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United States congressional delegations from Colorado

Colorado's congressional districts since 2013[1]

These are tables of congressional delegations from Colorado to the United States House of Representatives and the United States Senate.

Contents

House of RepresentativesEdit

Current RepresentativesEdit

List of members of the Coloradoan United States House delegation, their terms in office, district boundaries, and the district political ratings according to the CPVI. The delegation has a total of 7 members, including 4 Democrats and 3 Republicans.

District Representative Party CPVI Time in office District map
1st   Diana DeGette (D-Denver) Democratic D+21 January 3, 1997 – present  
2nd   Joe Neguse (D-Boulder) Democratic D+9 January 3, 2019 – present  
3rd   Scott Tipton (R-Cortez) Republican R+6 January 3, 2011 – present
4th   Ken Buck (R-Greeley) Republican R+13 January 3, 2015 – present
5th   Doug Lamborn (R-Colorado Springs) Republican R+14 January 3, 2007 – present  
6th   Jason Crow (D-Aurora) Democratic D+2 January 3, 2019 – present  
7th   Ed Perlmutter (D-Lakewood) Democratic D+6 January 3, 2007 – present  

Delegation timeline (1861 – Present)Edit

Tables showing membership in the Colorado federal House delegation throughout history of statehood in the United States.

Territory of ColoradoEdit

Congress Delegate At-large
Colorado Territory organized February 28, 1861
37th
(1861–1863)
Hiram Pitt Bennet
(Conservative Republican)
38th
(1863–1865)
39th
(1865–1867)
Allen Alexander Bradford (R)
40th
(1867–1869)
George Miles Chilcott (R)
41st
(1869–1871)
Allen Alexander Bradford (R)
42nd
(1871–1873)
Jerome Bunty Chaffee (R)
43rd
(1873–1875)
44th
(1875–1877)
Thomas MacDonald Patterson (D)
Colorado statehood August 1, 1876

After Colorado statehoodEdit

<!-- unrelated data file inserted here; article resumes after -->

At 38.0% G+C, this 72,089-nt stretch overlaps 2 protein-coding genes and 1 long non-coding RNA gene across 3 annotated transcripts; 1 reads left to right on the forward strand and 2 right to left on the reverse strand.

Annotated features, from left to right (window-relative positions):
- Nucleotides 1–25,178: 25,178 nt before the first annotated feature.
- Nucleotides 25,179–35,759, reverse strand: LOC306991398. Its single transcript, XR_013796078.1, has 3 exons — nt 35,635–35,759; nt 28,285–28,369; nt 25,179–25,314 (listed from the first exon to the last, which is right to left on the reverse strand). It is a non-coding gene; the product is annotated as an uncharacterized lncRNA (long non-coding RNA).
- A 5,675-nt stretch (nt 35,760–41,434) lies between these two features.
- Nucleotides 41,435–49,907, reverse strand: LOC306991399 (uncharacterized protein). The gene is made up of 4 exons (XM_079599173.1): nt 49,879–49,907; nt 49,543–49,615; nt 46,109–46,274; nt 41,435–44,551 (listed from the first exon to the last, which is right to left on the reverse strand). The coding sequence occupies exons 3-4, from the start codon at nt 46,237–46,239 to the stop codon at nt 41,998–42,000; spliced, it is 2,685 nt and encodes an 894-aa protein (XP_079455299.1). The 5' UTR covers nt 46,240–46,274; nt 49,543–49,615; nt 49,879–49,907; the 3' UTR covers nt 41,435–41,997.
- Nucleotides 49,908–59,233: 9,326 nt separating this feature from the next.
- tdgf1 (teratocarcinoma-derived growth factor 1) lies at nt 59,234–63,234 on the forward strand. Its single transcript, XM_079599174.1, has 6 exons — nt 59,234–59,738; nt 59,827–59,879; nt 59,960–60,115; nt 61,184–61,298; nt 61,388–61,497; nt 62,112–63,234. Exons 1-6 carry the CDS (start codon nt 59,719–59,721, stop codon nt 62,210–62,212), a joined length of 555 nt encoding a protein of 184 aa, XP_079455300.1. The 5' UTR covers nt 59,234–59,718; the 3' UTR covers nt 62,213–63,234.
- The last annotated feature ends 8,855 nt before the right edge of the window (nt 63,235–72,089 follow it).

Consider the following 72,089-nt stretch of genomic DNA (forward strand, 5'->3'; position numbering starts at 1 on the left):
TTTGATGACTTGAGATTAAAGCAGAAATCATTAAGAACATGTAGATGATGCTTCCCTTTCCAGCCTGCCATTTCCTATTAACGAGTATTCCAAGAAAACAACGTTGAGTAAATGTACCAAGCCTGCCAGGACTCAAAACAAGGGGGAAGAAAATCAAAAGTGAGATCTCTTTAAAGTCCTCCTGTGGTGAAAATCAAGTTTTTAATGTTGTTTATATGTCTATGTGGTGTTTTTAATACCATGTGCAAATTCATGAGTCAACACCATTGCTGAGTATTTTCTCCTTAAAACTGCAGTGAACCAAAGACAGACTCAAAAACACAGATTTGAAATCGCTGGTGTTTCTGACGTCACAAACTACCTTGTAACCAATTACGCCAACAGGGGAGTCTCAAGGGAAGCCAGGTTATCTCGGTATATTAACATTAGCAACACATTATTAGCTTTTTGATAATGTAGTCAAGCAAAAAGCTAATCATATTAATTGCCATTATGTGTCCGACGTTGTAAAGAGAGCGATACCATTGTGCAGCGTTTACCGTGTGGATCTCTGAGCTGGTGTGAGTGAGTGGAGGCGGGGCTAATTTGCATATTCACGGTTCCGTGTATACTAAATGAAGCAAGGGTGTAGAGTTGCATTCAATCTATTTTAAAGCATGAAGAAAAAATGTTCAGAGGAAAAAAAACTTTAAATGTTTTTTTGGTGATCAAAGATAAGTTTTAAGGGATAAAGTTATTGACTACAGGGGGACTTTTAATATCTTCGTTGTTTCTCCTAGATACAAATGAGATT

Congress At-large
Colorado statehood August 1, 1876
44th
(1875–1877)
James Burns Belford (R)
45th
(1877–1879)
Thomas MacDonald Patterson (D)
46th
(1879–1881)
James Burns Belford (R)
47th
(1881–1883)
48th
(1883–1885)
49th
(1885–1887)
George Gifford Symes (R)
50th
(1887–1889)
51st
(1889–1891)
Hosea Townsend (R)
52nd
(1891–1893)
1st district 2nd district
53rd
(1893–1895)
Lafayette Pence (Pop) John Calhoun Bell (Pop)
54th
(1895–1897)
John Franklin Shafroth (R)
55th
(1897–1899)
John Franklin Shafroth (FSv)
56th
(1899–1901)
57th
(1901–1903)
1st district 2nd district At-large
58th
(1903–1905)
John Franklin Shafroth (D) Herschel M. Hogg (R) Franklin E. Brooks (R)
Robert W. Bonynge (R)
59th
(1905–1907)
60th
(1907–1909)
Warren A. Haggott (R) George W. Cook (R)
61st
(1909–1911)
Atterson Walden Rucker (D) John Andrew Martin (D) Edward Thomas Taylor (D)
62nd
(1911–1913)
1st district 2nd district At-large seat 1 At-large seat 2
63rd
(1913–1915)
George John Kindel (D) Harry Hunter Seldomridge (D) Edward Keating (D) Edward Thomas Taylor (D)
1st district 2nd district 3rd district 4th district
64th
(1915–1917)
Benjamin Clark Hilliard (D) Charles Bateman Timberlake (R) Edward Keating (D) Edward Thomas Taylor (D)
65th
(1917–1919)
66th
(1919–1921)
William Newell Vaile (R) Guy Urban Hardy (R)
67th
(1921–1923)
68th
(1923–1925)
69th
(1925–1927)
70th
(1927–1929)
Sebastian Harrison White (D)
71st
(1929–1931)
William Robb Eaton (R)
72nd
(1931–1933)
73rd
(1933–1935)
Lawrence Lewis (D) Fred Nelson Cummings (D) John Andrew Martin (D)
74th
(1935–1937)
75th
(1937–1939)
76th
(1939–1941)
William Evans Burney (D)
77th